Virus is a computer program that copies itself into the host computer without the user’s permission. It then reproduces itself and spreads on other computers via a removable medium, Internet or any other source and infects several other computers. Viruses are erroneously termed as malwares or worms.
This virus is a network worm and exploits the RPC sub-system vulnerability present in the Microsoft Windows operating system, allowing an attacker to remotely attack a computer without valid user credentials. Win32/Conficker infects the computer using unsecured folders, removable medium or by making use of Autorun facility enabled by default in Windows. This threat contacts other domain names to download additional malicious code.
To avoid this threat, end users must update their system with the patch already available since October 2009.
This is the most common threat that infects a PC by creating an autorun.inf file. The file contains information about programs meant to run automatically when removable devices are connected to the computer. End users must disable the Autorun feature enabled by default in Windows. Since, use of removable devices is very popular, you can clearly see the reason why the INF/Autorun threat is at rank 2.
This threat belongs to a family of Trojans that is meant to cause harm to game players by stealing their user credentials and other personal or financial information. This information is then sent to the intruder’s PC. Game players must remain alert as the Win32/PSW.OnLineGames threat has been found in large volumes.
Win32/Agent is a major threat to several end users as it copies itself into the temporary locations and steals information from the infected PC. This malicious code adds entries into the registry, creating several files at different places in the system folder, allowing it to run on every startup. This way complete information is gathered about the infected PC and then transferred to the intruder’s PC. As a protective measure, use a good anti-malware, disable Autorun facility in Windows and do not click or open any unknown files.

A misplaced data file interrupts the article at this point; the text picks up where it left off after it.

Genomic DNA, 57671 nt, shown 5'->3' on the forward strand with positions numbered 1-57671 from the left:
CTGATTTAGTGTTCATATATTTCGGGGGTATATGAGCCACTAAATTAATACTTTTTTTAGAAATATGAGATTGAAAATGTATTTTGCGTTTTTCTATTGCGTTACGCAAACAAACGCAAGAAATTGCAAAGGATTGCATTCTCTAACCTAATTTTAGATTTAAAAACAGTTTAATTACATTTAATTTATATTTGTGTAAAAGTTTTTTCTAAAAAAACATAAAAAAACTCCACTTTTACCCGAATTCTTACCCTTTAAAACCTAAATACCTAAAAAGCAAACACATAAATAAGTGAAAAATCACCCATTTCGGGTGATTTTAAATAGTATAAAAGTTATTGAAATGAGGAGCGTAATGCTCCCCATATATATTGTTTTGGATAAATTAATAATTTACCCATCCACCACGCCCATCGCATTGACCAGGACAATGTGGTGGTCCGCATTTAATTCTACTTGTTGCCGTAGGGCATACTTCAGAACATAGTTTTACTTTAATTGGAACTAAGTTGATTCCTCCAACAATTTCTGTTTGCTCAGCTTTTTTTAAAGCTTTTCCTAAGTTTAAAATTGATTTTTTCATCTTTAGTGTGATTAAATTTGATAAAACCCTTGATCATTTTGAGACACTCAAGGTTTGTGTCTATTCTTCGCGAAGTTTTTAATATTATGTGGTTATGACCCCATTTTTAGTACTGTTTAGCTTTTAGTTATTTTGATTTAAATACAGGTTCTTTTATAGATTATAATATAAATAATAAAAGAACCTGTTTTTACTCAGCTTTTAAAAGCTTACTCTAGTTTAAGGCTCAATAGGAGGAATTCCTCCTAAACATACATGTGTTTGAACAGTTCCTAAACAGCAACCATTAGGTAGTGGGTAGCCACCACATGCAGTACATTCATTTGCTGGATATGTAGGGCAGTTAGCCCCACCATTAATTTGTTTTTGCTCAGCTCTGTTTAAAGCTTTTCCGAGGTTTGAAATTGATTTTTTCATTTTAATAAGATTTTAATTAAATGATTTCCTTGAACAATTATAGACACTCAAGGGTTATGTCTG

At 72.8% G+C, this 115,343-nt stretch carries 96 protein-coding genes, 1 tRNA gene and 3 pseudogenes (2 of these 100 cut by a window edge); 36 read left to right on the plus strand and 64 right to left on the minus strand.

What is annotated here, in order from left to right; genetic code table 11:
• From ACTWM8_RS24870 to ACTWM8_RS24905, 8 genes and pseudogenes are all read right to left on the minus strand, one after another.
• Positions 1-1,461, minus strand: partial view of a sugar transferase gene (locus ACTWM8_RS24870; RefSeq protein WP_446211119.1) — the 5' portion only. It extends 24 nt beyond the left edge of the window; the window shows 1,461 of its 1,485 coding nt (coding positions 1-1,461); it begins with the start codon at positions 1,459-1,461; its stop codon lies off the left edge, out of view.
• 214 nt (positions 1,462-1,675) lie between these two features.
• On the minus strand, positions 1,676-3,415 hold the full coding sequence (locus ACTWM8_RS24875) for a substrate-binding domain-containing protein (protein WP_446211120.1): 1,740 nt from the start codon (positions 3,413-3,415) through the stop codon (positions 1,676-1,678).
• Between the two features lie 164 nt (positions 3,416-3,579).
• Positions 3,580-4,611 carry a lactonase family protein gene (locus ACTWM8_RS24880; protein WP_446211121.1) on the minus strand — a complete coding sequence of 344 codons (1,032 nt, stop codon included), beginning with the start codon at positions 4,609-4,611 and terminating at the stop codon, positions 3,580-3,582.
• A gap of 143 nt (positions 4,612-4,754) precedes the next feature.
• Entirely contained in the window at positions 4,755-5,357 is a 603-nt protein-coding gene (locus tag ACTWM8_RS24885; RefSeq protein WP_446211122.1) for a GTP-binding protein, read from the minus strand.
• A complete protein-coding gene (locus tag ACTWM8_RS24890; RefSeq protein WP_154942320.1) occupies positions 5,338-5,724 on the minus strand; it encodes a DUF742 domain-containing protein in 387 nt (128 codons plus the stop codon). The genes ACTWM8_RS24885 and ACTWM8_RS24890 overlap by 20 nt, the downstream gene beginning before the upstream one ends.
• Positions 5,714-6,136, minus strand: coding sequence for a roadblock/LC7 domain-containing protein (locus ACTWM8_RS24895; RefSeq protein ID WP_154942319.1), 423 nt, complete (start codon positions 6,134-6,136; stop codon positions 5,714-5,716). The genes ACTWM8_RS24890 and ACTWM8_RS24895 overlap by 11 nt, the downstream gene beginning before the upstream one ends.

This threat is designed to modify the settings of victim’s internet browser by modifying the search queries and directing the user to advertisements. Win32/FlyStudio seems to target the people of China. However, its presence has been reported in other regions like North America. It seems that the malicious code has been deployed by another family of malwares.
INF/Conficker exploits the host computer by making use of the Autorun feature enabled by default in Windows to spread later versions of this threat. As mentioned earlier, end users must disable the Autorun feature.
This threat designates a wide range of malwares that makes use of an obfuscation layer to steal passwords and other information from the infected PC. The ".Gen" suffix means generic i.e. Win32/Pacex.Gen contains other variants with similar characteristics. However, other malwares may not share the same base code, but they do make use of the same obfuscation technique to infect the host computer.
This threat, as the suffix .GetCode suggests, modifies the audio files present on the system to .wma format and adds a URL header that points to the location of the new codec. In this manner, the host computer is forced to download the new codec and along with the new codec several other malicious codes are also downloaded.
This means that the end user will download the new codec, believing that something new might happen, whereas, WMA/TrojanDownloader.GetCodec runs in the background causing harm to the host computer. At present, there is no way to verify the authenticity of the codec being downloaded as a new enhancement or a Trojan horse, users must avoid downloading new codecs unless downloading from a trusted website. Unnecessary downloading of codecs should also be avoided.
Win32/Qhost copies itself to the System32 folder of the Windows directory giving control of the computer to the attacker. The attacker then modifies the DNS settings redirecting the computer to other domains. This is done to compromise the infected machine from downloading any updates and redirect any attempts made to a website that downloads other malicious files on the victim’s computer.
As discussed earlier, threats with the name “Autorun" make use of the Autorun.inf file to infect the victim’s computer. The only solution is to disable the Autorun facility enabled by default in Windows.